LinkedIn's profits also will be lowered by the expenses for expanding the company's payroll and building data centers to run its online services.
"There are some incremental investments coming into play," Steve Sordello, LinkedIn's chief financial officer, told analysts during the conference call.
LinkedIn earned $22.6 million, or 20 cents per share, in the first quarter. That's up from $5 million, or 4 cents per share, in the same period a year earlier. Adjusted earnings were 45 cents per share in the latest quarter, well above analysts' expectations of 30 cents, based on a poll by FactSet.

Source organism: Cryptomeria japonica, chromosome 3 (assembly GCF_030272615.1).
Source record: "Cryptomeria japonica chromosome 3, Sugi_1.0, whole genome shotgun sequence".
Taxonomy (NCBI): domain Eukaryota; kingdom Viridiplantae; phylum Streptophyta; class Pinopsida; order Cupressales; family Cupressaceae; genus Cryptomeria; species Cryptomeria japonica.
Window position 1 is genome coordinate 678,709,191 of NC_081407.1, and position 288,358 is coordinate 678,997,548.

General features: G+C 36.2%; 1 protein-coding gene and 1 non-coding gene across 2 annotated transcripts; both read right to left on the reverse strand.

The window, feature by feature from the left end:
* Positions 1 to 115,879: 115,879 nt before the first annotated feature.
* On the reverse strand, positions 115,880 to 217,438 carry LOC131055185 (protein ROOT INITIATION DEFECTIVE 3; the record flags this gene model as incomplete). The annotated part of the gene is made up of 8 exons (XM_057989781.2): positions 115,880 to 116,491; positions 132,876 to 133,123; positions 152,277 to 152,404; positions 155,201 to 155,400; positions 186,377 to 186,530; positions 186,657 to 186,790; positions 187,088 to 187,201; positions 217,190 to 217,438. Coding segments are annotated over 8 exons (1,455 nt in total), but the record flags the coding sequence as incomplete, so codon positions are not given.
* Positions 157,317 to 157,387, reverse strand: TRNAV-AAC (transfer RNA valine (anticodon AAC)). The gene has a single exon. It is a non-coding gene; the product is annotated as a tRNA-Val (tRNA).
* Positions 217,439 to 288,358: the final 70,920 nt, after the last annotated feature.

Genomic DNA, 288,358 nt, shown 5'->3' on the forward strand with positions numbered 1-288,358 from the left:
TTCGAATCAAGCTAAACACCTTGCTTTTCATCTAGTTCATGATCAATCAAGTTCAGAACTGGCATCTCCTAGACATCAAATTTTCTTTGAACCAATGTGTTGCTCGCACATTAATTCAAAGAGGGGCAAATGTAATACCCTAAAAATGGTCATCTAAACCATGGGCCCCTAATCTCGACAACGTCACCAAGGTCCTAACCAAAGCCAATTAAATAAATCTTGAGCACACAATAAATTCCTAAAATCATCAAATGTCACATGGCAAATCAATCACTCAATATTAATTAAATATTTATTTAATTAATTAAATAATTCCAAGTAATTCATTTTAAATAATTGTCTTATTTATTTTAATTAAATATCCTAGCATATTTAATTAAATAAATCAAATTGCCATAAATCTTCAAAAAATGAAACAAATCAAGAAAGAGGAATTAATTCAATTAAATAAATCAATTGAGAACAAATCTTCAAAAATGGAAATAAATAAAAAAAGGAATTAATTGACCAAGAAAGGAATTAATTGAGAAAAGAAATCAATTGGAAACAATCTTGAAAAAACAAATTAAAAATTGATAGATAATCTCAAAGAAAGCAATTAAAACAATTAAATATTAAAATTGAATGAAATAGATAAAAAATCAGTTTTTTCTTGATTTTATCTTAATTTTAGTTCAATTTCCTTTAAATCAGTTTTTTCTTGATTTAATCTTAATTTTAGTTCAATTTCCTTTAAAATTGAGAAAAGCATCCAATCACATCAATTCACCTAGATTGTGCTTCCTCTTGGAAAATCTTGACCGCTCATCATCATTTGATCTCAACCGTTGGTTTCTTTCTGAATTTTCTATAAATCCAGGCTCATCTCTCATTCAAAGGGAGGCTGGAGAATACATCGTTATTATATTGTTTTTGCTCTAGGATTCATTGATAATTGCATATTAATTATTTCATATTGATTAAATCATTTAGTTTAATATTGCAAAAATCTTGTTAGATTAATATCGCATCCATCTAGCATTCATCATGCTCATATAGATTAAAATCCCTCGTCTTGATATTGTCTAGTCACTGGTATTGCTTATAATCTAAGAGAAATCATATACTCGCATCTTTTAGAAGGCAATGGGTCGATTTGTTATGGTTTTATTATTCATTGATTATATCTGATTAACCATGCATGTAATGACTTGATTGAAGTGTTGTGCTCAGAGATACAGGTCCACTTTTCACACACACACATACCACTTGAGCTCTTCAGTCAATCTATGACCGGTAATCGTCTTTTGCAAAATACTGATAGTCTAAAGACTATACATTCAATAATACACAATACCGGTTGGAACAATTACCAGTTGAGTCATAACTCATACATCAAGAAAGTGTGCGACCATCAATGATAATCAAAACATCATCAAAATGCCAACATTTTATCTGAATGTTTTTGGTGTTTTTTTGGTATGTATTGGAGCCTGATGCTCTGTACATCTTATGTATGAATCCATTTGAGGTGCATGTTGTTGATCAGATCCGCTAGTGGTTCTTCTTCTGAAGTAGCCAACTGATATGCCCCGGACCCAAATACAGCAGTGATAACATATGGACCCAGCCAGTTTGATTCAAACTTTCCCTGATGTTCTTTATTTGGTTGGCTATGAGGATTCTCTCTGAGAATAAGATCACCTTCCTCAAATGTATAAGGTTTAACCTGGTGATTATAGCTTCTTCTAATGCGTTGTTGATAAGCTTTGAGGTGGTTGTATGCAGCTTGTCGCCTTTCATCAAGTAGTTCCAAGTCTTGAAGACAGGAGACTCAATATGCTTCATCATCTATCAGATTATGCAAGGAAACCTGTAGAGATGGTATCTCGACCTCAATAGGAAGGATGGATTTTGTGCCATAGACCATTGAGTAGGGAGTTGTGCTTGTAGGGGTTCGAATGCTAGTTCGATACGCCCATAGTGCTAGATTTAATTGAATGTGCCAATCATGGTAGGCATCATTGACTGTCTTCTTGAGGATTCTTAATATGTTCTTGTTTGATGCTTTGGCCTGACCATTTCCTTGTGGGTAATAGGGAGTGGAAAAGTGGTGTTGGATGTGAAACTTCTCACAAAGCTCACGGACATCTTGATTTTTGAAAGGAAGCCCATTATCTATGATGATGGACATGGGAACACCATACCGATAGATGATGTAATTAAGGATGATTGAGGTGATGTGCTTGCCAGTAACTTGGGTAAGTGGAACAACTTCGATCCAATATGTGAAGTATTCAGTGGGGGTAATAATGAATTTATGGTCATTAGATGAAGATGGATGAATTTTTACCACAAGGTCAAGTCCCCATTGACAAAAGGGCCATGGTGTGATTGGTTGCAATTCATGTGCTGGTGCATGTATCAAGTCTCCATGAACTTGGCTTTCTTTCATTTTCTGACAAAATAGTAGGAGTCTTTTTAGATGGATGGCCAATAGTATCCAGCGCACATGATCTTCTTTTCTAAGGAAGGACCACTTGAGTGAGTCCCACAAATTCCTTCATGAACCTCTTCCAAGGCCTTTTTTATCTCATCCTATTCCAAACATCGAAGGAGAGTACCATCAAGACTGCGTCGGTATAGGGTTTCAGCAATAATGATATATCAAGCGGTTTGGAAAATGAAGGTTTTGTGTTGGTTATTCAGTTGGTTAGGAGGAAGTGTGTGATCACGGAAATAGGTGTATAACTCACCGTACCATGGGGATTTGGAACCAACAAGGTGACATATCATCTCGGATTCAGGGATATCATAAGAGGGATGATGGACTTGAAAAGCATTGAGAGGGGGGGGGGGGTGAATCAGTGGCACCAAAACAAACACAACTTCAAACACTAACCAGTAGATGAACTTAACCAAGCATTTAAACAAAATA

Revenue grew 72 percent from last year to nearly $325 million — about $7 million above analyst projections.
Analysts, though, are likely to revise their estimates for the rest of the year.
LinkedIn expects second-quarter revenue between $342 million and $347 million for the April-June period. Analysts had forecast $360 million.
For the full year, LinkedIn believes its revenue will range from $1.43 billion to $1.46 billion. That's $20 million more than the company had predicted a few months ago, but analysts have been counting on full-year revenue of $1.5 billion.
Another figure that troubled investors is LinkedIn's forecast for its earnings before interest, taxes, depreciation and amortization, or EBITDA. This measure provides an inkling of how much money the company is likely to make. LinkedIn expects full-year EBITDA of $330 million to $345 million for the full year, below analysts' expectations of $363 million.
AP Technology Writer Barbara Ortutay in New York contributed to this story.
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